Harbingers of Failure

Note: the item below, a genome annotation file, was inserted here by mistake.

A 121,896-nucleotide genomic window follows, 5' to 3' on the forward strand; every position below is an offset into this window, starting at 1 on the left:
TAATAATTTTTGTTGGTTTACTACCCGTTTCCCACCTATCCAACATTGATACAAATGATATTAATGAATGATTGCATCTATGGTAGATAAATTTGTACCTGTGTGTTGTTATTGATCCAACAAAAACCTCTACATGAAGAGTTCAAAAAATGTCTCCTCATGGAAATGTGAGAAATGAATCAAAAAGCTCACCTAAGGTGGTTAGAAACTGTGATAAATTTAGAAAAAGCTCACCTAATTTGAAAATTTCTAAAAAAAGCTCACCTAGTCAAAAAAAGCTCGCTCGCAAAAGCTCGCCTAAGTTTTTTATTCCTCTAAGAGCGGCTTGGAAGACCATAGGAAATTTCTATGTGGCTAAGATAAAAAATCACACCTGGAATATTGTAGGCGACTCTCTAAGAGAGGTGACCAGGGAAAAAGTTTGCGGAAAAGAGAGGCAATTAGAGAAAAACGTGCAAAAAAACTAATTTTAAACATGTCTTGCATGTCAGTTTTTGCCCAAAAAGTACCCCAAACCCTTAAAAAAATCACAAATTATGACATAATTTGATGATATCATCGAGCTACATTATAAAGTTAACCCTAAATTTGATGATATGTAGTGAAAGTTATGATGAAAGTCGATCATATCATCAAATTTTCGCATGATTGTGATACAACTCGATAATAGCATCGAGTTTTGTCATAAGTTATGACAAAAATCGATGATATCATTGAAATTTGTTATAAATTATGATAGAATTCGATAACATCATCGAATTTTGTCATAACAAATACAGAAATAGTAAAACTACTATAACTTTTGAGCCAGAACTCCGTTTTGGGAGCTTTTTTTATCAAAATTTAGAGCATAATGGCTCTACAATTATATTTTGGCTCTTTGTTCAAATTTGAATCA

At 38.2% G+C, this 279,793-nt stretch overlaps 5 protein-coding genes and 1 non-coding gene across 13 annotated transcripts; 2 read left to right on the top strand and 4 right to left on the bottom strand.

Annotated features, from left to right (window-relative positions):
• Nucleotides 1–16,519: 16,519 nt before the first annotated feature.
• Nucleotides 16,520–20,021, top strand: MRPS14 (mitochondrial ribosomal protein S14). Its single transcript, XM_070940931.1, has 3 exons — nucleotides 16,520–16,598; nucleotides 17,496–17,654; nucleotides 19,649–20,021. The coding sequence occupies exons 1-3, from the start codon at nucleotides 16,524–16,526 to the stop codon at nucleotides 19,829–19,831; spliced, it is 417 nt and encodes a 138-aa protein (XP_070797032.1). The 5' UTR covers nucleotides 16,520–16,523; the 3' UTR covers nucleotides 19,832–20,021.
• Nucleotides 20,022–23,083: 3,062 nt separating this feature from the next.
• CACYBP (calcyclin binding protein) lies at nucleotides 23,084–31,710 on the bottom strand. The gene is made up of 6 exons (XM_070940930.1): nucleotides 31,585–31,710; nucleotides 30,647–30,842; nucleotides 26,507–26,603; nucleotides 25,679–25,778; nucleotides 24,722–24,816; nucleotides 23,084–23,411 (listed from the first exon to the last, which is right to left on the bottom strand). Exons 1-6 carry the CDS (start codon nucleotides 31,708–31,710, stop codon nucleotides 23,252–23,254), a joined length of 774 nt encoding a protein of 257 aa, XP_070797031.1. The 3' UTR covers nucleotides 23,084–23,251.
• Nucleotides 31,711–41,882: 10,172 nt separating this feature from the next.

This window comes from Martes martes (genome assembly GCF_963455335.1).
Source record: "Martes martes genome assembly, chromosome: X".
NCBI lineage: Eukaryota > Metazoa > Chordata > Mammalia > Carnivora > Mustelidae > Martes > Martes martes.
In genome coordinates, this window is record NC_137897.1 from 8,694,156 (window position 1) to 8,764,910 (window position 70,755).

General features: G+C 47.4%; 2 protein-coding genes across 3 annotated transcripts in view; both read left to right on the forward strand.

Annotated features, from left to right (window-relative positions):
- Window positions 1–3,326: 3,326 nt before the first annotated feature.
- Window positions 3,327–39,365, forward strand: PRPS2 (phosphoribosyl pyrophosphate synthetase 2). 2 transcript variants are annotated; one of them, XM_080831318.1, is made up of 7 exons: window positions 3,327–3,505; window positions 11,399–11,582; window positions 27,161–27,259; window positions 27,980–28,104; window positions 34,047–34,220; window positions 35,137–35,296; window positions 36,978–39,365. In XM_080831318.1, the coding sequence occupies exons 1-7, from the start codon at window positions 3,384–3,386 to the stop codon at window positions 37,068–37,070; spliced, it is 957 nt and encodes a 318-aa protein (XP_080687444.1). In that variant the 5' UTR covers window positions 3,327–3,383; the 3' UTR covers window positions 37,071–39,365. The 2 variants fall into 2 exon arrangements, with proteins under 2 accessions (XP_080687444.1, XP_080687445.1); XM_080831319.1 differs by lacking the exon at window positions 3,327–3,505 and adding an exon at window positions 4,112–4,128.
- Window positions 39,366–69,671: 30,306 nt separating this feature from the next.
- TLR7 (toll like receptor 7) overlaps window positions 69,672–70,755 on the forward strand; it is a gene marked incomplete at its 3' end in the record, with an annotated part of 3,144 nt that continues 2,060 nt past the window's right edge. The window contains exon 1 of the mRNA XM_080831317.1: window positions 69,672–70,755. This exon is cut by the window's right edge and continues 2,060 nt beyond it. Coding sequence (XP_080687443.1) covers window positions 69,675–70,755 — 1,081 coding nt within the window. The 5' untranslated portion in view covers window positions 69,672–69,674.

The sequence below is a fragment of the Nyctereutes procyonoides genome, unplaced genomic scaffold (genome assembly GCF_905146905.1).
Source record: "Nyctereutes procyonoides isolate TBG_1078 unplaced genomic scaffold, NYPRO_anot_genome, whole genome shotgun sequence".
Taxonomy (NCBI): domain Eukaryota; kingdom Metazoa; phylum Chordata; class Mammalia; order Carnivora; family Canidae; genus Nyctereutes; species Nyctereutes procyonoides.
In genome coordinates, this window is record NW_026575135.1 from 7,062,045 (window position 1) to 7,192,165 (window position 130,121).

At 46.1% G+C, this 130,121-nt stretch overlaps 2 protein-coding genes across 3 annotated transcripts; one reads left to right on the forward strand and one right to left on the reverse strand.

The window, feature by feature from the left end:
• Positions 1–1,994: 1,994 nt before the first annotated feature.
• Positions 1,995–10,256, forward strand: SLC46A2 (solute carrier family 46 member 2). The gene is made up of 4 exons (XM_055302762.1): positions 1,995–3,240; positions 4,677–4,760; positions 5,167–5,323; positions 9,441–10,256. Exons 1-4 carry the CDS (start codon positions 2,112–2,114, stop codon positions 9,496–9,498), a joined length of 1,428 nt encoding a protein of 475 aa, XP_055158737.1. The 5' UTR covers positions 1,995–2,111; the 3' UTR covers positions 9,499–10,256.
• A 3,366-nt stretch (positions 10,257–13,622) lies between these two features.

Some people have a knack for buying products that flop, supporting political candidates who lose and moving to neighborhoods that fail to thrive. These people are known as “harbingers of failure.” In fact, entire neighborhoods have been identified as harbingers of failure by zip code. If households in these zip codes adopt a new product, this is a signal that the new product will fail. In 2015, a team of researchers at MIT analyzed transaction data from 130,000 customers at a large national retail chain. They found that 25% of customers consistently buy products that end up flopping within three years — think Crystal Pepsi, Watermelon Oreos, Frito-Lay Lemonade, and Jimmy Dean Chocolate Chip Pancake-Wrapped Sausage. Harbinger customers’ purchases are also systemic. Those who buy failures are more likely to buy failures in different categories: A consumer of Hershey’s Chocolate Scented Pencils (disaster) would be more likely to buy Cheetos Lip Balm (epic fail). So, who are these mysterious prophets of floppery? Unfortunately, current scientific research is pretty limited on this front, but scientists do know that harbingers’ shopping habits differ from their peers in several ways. They’re more likely to purchase less expensive items, be early adopters of new products, and forego writing product reviews. On a demographic level, harbingers seem to be slightly older, less urban, and have a lower household income and home value than non-harbingers who shop at the same store. Now, here’s where things get a bit weird. Subsequent research has shown that these fail-prone consumers tend to cluster in “harbinger ZIP codes” — entire geographical swaths that share the same niche purchase preferences. Even more surprisingly, harbingers’ tendency to pick failures doesn’t stop with consumer packaged goods. They also purchase homes in zip codes that appreciate less in value, they purchase less popular clothing items, and they support losing politicians. One possible explanation for this is that harbinger customers tend to have niche tastes that are often at odds with the mainstream. While harbingers suggest that not all fervent customers are good for business, that doesn’t mean corporate America should attempt to ferret them out and ignore them. Just as brand influencers teach us what works, harbingers can teach us what doesn’t work — and sometimes, in business, that’s just as important.